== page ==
The interest rate that is used in the Discounted Cash Flow business valuation method to determine what the expected business income stream is worth in present day dollars.
What It Means
The discount rate represents the required rate of return to make a business acquisition worth while. The idea is to look at a business purchase as an investment decision. Given that point of view, the business purchase investment must be compared against other, possibly safer, alternatives.
For example, if you could invest in the US Government bonds at 5% annual return, then the business must produce returns that are higher, in order to account for the risks of owning and operating the business.
The equity discount rate can be calculated by using one or more of the cost of capital models.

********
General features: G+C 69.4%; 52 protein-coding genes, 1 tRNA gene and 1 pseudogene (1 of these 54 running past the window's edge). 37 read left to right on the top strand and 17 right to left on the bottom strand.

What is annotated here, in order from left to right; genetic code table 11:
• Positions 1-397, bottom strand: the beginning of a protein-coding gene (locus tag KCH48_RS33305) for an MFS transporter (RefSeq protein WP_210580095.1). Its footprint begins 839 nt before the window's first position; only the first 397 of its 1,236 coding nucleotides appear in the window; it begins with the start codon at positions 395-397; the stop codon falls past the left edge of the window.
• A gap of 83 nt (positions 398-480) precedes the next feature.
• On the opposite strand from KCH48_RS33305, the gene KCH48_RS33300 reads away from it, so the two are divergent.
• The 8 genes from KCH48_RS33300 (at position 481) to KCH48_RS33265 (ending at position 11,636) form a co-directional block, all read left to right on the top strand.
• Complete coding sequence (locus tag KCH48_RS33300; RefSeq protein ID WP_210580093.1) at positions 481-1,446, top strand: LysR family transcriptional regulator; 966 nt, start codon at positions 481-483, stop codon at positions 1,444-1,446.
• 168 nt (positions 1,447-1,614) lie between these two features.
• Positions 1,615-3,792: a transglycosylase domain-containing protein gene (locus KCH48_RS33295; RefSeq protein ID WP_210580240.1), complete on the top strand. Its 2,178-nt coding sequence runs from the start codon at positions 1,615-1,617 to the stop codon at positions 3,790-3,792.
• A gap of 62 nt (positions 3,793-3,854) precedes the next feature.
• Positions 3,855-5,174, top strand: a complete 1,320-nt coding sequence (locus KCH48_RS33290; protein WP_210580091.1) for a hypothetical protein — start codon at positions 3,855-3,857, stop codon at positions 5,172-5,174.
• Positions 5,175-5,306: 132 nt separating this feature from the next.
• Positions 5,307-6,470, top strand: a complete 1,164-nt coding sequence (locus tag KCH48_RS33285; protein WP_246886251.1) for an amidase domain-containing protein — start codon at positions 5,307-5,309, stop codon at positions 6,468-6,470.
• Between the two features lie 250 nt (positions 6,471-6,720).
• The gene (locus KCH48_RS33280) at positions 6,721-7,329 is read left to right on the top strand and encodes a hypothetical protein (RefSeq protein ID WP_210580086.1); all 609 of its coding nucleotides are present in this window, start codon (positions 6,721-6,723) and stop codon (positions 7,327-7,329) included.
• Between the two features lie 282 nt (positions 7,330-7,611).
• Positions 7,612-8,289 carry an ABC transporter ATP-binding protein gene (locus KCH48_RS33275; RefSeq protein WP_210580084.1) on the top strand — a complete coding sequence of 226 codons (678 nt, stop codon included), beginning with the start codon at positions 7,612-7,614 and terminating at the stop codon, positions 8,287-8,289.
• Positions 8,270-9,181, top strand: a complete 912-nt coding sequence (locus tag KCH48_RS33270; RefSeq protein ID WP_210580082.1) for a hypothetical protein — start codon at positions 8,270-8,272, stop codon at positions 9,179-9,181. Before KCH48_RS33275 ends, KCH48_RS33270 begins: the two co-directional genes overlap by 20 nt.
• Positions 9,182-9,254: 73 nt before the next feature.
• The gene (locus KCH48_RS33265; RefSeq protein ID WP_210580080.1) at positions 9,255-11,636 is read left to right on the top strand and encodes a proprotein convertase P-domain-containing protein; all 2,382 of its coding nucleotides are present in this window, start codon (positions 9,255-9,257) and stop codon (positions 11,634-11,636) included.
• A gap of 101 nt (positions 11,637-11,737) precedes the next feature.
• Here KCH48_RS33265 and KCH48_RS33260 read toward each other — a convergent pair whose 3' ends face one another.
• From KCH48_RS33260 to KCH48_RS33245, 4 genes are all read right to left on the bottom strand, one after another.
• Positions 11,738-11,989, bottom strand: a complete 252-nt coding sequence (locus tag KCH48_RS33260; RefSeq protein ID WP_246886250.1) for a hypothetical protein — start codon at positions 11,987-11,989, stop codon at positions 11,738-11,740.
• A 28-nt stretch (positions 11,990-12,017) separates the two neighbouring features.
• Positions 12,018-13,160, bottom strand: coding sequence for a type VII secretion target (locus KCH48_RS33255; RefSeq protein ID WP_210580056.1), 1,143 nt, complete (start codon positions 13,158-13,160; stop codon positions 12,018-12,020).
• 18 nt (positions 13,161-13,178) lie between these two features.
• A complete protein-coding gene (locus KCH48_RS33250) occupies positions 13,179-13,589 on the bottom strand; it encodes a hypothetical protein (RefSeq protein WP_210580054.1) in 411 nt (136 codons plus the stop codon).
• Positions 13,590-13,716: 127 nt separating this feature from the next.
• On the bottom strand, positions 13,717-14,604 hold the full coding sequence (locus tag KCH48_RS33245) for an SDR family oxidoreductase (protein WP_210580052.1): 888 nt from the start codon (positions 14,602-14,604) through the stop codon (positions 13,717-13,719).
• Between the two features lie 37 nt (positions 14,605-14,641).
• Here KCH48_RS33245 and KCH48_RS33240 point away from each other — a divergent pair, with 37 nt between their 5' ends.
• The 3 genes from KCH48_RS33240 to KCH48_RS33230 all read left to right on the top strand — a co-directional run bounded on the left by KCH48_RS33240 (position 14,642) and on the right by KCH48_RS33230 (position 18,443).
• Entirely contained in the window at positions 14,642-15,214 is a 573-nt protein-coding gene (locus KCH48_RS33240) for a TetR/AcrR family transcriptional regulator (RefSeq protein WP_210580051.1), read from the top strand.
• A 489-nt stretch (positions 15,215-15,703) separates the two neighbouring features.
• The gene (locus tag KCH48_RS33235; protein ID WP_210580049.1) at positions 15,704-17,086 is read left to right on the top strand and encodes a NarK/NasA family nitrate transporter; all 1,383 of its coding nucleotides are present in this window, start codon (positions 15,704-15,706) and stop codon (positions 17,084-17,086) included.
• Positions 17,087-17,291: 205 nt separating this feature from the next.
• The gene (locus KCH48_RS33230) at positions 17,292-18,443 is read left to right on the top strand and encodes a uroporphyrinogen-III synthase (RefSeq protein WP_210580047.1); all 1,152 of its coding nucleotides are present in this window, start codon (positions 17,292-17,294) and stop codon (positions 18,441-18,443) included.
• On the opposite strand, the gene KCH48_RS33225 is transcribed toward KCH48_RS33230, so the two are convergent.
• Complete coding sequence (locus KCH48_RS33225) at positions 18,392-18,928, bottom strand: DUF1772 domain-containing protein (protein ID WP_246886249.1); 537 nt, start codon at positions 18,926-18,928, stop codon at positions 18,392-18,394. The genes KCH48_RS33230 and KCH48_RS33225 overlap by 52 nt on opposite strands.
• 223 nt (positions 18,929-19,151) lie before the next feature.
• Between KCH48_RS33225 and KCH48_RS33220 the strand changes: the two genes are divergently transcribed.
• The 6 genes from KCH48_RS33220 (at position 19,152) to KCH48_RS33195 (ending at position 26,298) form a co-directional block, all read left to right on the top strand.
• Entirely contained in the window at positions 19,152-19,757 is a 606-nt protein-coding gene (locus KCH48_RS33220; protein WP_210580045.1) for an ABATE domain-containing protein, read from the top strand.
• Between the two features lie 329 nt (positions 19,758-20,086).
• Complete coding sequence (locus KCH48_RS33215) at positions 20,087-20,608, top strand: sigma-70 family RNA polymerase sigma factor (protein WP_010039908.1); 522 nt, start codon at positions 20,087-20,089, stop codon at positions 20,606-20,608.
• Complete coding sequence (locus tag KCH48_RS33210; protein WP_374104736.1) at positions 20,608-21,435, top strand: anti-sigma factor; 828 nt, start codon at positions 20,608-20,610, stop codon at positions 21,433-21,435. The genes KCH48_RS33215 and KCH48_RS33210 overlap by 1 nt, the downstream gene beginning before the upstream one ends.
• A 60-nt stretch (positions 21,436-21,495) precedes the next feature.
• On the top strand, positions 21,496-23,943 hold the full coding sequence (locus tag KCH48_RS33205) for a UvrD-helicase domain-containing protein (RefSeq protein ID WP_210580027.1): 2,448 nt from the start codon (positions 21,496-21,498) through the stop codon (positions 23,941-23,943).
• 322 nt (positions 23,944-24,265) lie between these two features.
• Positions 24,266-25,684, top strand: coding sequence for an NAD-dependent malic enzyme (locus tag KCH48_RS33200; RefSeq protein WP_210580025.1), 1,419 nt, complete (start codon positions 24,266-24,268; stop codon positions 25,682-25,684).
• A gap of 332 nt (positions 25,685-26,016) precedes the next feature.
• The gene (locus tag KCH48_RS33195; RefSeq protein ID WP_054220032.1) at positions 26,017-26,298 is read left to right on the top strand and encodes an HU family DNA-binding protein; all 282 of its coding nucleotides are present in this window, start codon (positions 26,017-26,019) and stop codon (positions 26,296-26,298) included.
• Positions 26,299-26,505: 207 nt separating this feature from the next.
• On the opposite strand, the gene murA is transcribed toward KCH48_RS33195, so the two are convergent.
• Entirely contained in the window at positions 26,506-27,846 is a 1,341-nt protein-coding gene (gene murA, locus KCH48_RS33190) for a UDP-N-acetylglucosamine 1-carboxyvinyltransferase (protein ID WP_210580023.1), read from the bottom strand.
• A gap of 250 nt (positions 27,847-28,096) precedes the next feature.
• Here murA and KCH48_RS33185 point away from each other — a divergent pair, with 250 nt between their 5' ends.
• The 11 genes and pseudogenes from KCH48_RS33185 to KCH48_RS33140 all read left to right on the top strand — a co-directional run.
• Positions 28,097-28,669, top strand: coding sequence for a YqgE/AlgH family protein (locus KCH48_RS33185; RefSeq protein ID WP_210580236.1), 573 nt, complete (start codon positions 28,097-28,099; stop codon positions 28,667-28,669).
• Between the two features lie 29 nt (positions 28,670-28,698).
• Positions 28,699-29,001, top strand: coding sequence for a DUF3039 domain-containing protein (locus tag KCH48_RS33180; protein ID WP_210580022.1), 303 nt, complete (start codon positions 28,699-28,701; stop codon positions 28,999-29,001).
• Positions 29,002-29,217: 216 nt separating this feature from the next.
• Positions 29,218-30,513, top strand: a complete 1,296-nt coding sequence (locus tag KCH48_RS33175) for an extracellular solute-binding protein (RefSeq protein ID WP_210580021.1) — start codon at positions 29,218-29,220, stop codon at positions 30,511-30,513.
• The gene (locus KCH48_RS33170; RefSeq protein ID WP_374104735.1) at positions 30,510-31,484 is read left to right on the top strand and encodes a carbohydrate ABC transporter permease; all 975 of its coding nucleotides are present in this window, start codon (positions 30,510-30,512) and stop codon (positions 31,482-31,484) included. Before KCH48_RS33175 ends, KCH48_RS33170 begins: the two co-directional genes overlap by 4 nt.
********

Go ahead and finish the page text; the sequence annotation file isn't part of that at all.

For example, the discount rate used in small business valuation can be built up by the following procedure:
- Take the long-term US Government Treasury Coupon Bond yield as the risk-free return basis.
- Add a premium to account for the risk of equity investment.
- Add a premium to compensate for the risk of investing in a small company.
- Add a premium which reflects the risk specific to the industry in which the small business operates.
- Add a premium to offset the time and effort required to run the small business. This is known as the company specific risk premium or CSRP.
If the business purchase is financed by both equity and debt, the discount rate can be computed as a weighted average cost of total acquisition capital.